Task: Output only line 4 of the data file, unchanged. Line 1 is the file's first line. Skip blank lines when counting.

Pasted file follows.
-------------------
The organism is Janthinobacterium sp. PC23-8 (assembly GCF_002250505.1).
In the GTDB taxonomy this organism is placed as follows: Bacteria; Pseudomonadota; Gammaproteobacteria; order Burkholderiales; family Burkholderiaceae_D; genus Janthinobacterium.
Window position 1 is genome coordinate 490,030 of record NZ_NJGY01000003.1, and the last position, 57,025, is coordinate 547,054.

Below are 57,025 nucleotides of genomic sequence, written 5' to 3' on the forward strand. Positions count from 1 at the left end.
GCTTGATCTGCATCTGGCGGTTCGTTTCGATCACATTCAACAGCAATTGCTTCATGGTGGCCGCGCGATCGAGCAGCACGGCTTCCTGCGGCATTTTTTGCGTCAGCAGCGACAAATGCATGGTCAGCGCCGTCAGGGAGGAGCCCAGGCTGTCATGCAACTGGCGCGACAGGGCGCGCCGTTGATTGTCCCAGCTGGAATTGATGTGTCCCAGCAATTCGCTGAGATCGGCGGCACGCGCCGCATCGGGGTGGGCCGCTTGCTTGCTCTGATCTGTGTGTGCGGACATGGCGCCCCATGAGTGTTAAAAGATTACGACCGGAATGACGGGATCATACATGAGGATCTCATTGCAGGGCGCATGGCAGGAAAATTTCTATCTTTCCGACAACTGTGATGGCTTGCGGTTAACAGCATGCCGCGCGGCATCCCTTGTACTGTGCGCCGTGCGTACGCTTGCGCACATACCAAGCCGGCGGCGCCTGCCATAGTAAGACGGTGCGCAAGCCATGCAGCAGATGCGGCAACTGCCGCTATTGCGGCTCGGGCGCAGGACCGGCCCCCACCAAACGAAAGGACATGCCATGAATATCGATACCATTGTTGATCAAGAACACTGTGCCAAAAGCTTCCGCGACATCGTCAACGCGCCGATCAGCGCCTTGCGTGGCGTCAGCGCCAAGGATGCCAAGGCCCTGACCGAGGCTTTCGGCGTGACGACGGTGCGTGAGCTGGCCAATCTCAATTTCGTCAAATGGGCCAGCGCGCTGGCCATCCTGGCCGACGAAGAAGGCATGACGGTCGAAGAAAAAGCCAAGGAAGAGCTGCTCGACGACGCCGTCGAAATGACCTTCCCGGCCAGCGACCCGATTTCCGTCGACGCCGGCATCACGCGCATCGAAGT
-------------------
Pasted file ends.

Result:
Below are 57,025 nucleotides of genomic sequence, written 5' to 3' on the forward strand. Positions count from 1 at the left end.